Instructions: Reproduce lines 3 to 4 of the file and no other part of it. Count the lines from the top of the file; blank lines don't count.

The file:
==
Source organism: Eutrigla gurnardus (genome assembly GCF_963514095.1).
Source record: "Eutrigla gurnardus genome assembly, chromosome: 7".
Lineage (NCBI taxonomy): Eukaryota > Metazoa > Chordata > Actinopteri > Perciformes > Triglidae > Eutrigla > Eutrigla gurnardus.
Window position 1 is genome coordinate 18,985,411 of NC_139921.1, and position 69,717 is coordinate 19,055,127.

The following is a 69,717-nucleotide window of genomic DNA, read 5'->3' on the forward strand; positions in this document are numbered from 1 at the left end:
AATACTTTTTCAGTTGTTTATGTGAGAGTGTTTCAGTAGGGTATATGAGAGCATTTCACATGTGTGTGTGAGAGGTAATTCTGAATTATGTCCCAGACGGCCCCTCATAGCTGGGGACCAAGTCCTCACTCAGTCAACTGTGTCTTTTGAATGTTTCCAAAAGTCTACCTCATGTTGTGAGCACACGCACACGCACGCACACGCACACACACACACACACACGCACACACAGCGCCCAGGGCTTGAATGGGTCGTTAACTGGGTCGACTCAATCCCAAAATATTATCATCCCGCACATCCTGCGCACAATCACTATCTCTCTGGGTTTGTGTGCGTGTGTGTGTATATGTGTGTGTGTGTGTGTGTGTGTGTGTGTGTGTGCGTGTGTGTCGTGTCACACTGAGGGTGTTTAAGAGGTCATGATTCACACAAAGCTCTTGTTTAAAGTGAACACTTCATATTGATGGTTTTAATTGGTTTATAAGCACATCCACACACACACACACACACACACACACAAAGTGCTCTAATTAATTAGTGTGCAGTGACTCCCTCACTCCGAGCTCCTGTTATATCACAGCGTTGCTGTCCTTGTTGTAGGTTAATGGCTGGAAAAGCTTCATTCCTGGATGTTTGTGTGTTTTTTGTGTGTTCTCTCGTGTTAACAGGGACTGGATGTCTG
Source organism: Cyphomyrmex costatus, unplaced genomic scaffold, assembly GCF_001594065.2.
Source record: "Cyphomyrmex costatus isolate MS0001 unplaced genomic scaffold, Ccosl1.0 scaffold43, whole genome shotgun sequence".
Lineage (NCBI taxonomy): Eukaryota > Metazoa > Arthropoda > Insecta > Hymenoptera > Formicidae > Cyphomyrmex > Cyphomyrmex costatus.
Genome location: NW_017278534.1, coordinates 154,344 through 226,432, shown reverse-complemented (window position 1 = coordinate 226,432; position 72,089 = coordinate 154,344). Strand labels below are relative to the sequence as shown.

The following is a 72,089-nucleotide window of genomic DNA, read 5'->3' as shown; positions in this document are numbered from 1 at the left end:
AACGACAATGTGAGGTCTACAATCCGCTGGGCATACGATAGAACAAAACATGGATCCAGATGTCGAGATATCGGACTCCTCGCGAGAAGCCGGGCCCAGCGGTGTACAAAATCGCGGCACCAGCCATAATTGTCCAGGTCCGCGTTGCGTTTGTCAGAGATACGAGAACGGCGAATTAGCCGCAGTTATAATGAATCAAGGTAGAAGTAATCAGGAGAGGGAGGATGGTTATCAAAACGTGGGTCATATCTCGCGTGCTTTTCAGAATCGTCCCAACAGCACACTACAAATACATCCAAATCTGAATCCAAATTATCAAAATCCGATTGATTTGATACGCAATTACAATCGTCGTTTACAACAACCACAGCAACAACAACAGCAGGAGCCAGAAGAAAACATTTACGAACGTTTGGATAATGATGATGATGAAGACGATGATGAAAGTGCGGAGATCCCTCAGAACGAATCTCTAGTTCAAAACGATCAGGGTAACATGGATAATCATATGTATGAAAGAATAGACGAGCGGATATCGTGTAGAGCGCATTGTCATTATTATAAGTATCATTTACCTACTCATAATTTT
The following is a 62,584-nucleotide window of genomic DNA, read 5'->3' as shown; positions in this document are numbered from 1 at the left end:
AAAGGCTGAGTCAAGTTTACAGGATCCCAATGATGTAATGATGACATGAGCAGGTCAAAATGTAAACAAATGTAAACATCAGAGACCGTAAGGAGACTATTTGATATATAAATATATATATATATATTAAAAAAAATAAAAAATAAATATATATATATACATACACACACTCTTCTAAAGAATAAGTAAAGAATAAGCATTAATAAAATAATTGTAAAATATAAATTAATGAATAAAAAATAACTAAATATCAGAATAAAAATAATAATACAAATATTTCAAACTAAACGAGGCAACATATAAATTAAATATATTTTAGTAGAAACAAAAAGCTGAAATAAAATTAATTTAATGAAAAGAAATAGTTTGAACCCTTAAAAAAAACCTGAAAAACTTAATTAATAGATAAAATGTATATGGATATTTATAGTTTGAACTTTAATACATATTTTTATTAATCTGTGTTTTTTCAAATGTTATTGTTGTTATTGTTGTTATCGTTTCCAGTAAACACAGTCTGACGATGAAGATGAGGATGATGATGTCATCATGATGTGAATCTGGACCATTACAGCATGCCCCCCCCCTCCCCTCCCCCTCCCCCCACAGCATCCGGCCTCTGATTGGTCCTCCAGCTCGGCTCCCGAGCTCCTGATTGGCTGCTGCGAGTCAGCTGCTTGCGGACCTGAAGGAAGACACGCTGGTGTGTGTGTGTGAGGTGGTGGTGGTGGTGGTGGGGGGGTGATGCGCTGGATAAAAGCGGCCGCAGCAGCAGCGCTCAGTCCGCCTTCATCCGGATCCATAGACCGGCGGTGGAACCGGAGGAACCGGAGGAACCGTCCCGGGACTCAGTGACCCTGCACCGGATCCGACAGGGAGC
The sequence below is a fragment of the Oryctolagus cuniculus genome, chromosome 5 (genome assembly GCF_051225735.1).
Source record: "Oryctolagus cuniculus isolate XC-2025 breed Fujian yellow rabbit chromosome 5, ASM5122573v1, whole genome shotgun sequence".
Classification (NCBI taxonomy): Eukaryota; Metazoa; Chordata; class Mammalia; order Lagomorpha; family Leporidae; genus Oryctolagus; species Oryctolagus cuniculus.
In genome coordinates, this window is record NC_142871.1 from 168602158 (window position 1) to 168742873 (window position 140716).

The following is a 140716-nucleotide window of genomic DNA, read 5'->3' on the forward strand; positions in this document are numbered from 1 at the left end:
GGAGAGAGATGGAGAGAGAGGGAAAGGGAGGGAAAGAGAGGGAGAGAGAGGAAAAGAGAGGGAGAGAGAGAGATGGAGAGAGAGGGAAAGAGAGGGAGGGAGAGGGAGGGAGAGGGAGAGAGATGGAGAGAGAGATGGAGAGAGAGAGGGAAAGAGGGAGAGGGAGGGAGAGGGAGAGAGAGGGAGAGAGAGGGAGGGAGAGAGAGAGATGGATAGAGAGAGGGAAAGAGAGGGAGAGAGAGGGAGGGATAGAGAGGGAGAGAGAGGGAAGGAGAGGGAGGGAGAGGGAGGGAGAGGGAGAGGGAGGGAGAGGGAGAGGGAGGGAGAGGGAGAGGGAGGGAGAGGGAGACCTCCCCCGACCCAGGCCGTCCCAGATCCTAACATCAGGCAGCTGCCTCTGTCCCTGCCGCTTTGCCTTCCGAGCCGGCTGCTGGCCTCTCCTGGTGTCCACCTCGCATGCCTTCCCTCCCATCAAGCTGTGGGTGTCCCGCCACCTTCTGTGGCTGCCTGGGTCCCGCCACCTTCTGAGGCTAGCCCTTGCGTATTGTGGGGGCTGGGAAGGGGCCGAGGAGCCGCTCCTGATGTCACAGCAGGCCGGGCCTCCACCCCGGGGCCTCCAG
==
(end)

Lineage (NCBI taxonomy): Eukaryota > Metazoa > Chordata > Actinopteri > Perciformes > Triglidae > Eutrigla > Eutrigla gurnardus.
Window position 1 is genome coordinate 18,985,411 of NC_139921.1, and position 69,717 is coordinate 19,055,127.